Extra Credit Tactics to Up Your SEO & Content Game
- Completion time About 15 minutes
It’s important to have the basics under your belt so that your website can get found and help accomplish your business goals. When it comes to SEO and content, there’s always more you can do. Once you feel like you have a solid foundation, it’s time to take it a step further.
When that time comes, consider these additional ideas for growing traffic and building a following online.
Creating a Blog
There’s no better way to build authority and a faithful audience than by creating a blog. By publishing regular content about your niche, you’ll position yourself and your business as the resident expert. That means you’ll be the first one people think of when they need what you offer, and you can quickly become king or queen of your industry.
A blog also adds a lot more content to your site than it currently has — more content equals even more opportunity to tell search engines what your site is all about. With blog content, you’ll grow the number of keywords your website can rank for and solidify your relevancy to the subject matter.
How to Get Started
Getting started with blogging seems pretty self-explanatory — write about something related to your industry and post it to your website, right?
Wrong. A good deal of planning has to go into your content strategy in order for a new blog to grow and find success online. The three main steps are 1) finding your focus, 2) planning the editorial, and 3) securing content.
- Find your focus. It’s one thing to blog about your business; it’s another to find a focus for your blog that customers and potential customers will actually read. To discover your blog’s true purpose, put yourself in your audience’s shoes — what topics get them excited or teach them something that makes life easier? For a little more help, you can create a survey to read inside their heads.
- Create a calendar. Once you know the overarching focus of your blog, you’ll want to plan out specific content pieces in advance. This makes it easier to blog consistently (since you aren’t on the hook for fresh ideas right on the spot) and gives you the flexibility to hire some help if you need. As a rule of thumb, try to plan editorial at least a month out.
- Secure content. Regardless of whether you’re a great writer or a terrible one, time is your most valuable asset as an entrepreneur. If you’re planning to write content yourself, be proactive about getting it done. For most small business owners, hiring a freelance writer to pen blog posts may be the more viable option. You can find one on sites like Contently, Upwork, and even LinkedIn.
As we mentioned in Lesson 2, it’s your job to get the attention of search engines in order to have successful SEO. One of the ways you can let them know you mean business is by getting links from authoritative sites that focus on similar or related topics. When quality, authoritative websites within your niche link to your website, they pass on a little of their own ‘link juice’ to you.
While some links might come organically, the best way to get people really linking to your website is to do outreach. Tell other sites and blogs in your niche all about your business, your content… everything you have to offer.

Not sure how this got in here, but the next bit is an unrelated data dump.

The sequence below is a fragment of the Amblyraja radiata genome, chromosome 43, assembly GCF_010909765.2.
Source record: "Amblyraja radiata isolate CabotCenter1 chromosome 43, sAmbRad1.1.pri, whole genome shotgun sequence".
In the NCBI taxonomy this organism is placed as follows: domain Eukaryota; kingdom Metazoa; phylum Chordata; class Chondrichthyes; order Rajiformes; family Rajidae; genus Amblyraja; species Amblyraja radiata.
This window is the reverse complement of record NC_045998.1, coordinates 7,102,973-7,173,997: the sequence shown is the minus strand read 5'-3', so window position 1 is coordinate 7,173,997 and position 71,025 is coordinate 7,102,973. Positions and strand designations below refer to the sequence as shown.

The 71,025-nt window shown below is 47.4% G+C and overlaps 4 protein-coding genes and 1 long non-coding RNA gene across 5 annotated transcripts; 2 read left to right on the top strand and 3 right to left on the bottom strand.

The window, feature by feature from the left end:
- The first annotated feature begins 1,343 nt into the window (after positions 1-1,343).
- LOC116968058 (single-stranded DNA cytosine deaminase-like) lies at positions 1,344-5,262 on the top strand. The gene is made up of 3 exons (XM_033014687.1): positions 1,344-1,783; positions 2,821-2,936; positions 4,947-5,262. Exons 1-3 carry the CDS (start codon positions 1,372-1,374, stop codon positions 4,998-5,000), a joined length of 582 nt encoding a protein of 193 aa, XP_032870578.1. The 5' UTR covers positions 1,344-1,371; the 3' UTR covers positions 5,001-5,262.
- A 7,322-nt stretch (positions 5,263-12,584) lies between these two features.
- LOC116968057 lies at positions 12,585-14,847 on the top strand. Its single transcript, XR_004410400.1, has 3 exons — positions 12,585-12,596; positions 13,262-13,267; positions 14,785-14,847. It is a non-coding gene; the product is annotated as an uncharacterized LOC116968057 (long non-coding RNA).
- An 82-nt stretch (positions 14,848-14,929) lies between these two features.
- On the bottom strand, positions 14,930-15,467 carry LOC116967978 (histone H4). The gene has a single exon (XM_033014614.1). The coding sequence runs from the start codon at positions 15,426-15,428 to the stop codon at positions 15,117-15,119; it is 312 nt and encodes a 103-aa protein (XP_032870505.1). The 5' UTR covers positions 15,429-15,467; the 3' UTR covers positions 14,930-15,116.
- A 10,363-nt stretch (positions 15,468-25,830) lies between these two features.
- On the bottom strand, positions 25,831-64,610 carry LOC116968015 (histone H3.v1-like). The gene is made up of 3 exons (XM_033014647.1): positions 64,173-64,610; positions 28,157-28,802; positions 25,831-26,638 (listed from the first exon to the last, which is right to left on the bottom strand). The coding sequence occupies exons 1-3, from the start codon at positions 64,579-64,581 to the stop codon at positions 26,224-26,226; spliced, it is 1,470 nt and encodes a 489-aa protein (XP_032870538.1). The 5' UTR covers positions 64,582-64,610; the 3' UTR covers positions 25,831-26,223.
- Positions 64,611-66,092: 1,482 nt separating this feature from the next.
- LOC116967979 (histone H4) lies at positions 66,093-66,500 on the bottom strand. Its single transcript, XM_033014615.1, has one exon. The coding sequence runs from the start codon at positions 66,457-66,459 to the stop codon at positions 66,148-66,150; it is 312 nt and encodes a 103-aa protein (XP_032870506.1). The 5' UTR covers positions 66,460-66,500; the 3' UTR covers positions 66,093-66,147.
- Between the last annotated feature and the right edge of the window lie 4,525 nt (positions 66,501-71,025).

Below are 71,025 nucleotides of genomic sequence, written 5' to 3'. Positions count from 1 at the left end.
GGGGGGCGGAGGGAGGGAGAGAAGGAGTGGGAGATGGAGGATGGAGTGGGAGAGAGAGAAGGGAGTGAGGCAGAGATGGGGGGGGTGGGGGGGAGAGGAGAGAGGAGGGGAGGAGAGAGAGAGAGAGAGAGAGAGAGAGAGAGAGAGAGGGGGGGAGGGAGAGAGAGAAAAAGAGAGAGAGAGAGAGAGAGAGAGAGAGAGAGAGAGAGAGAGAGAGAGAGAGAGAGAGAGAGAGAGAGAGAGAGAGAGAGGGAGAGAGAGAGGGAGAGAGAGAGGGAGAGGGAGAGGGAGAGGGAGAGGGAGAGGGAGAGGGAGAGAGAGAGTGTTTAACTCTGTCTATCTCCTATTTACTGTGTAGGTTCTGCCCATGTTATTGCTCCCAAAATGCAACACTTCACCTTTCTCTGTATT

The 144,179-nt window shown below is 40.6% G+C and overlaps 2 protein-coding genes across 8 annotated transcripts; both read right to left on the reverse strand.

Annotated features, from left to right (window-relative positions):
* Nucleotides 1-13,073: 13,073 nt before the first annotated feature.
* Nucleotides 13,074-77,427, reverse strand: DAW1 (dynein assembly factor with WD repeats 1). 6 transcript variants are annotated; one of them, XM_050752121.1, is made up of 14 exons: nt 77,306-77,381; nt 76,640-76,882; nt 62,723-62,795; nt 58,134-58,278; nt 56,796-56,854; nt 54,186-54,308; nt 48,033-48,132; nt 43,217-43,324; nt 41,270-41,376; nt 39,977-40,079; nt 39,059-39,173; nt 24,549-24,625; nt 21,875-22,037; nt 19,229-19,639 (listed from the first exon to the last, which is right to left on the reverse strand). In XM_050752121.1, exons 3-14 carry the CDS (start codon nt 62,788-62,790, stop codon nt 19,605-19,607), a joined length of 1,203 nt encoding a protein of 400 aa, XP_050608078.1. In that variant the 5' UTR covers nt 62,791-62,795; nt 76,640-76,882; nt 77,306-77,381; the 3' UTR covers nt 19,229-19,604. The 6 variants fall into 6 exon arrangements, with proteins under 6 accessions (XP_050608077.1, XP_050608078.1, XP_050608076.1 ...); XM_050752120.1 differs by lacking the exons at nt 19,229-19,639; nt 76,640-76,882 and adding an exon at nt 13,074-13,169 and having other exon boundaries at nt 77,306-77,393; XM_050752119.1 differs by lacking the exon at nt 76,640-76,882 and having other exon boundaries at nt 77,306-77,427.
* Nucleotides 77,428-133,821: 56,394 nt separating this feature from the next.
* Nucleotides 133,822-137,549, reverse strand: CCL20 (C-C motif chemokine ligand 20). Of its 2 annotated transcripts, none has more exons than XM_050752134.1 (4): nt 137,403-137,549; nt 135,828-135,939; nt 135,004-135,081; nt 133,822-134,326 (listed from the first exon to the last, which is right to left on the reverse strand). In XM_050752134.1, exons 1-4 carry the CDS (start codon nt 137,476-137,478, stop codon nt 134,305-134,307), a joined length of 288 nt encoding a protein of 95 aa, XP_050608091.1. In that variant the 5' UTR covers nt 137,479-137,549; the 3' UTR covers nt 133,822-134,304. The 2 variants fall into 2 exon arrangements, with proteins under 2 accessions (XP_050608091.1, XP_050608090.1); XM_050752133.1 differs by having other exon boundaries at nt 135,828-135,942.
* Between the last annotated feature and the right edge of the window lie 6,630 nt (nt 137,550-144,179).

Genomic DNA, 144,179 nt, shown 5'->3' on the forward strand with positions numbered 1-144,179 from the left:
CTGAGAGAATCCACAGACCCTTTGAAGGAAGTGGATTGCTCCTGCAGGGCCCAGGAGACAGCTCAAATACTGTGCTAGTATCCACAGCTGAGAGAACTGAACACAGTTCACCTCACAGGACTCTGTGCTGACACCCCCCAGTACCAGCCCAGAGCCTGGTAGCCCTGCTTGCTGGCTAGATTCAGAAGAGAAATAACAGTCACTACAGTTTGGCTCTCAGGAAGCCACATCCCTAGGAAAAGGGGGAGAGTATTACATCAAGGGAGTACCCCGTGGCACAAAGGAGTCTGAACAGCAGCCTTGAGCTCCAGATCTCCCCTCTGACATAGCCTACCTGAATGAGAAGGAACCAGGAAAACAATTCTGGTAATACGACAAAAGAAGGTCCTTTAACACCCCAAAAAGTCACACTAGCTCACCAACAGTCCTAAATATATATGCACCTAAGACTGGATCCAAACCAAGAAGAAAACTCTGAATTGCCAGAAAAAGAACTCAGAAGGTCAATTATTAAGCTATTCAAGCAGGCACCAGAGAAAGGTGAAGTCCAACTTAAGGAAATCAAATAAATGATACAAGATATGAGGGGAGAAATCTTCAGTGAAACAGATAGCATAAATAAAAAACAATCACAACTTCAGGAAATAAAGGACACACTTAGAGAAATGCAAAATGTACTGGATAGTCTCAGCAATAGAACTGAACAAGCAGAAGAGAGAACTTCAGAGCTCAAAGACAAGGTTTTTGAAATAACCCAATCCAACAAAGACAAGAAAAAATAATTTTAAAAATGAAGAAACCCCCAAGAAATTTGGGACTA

Here are two approaches you can take to outreach:
Guest blogging — posting content to other blogs — is a good way to supersize your link juice and secure more exposure for your expertise.
The first step is to determine which websites you’ll target. You want to reach people you can’t on your own website or blog — people similar to your existing audience. Be on the lookout for other blogs that write about the same or related topics. For example, Grasshopper might target Freshbooks for guest blogging, because our audiences are very similar.
Once you know which sites you want to write for, it’s time to reach out and ask for a slot on their blog. When you start doing outreach, the most important key is to explain how your post will benefit their blog. What experience or knowledge do you have to offer that other writers on their payroll don’t? It also helps to pitch a particular post idea and outline what the end product might look like. As you gain more guest posts, you can start to include samples of your writing, too.
Loosely defined, a ‘linkable asset’ is simply a piece of content that’s so comprehensive and useful that people can’t help but link to it. It’s a piece so awesomely amazing that there’s nothing quite like it anywhere on the web. The key is to use information or experience that only you have.
Here are a few ideas:
- Infographics — By taking hard numbers or other information and creating an eye-catching visual display, it becomes a lot easier to digest than a lengthy blog post. Digestible content gets shared and linked to since people, y’know, actually read it.
- Case Studies — Did you try something new with your marketing and it created amazing (or horrendous) results? Putting together case studies about your business, what works and what doesn’t, is the perfect way to share valuable information that’s a hundred percent unique to you.
- Data — Garnering your own data is probably beyond the reach of your average small business, but you can create a resource the puts all the data available on a topic in one, central place. That’s valuable. For example, Grasshopper updates our Small Business Saturday Statistics page with the most up-to-date data each year, and we’ve ranked first for “small business saturday statistics” consistently.
There’s Always More
The world of SEO and content is constantly evolving, so you’re never really done learning and implementing new tactics to help your website perform better.
For more extra credit tactics, check out Quick Sprout’s Advanced Guide to SEO and browse the Advanced SEO section on Moz’s blog.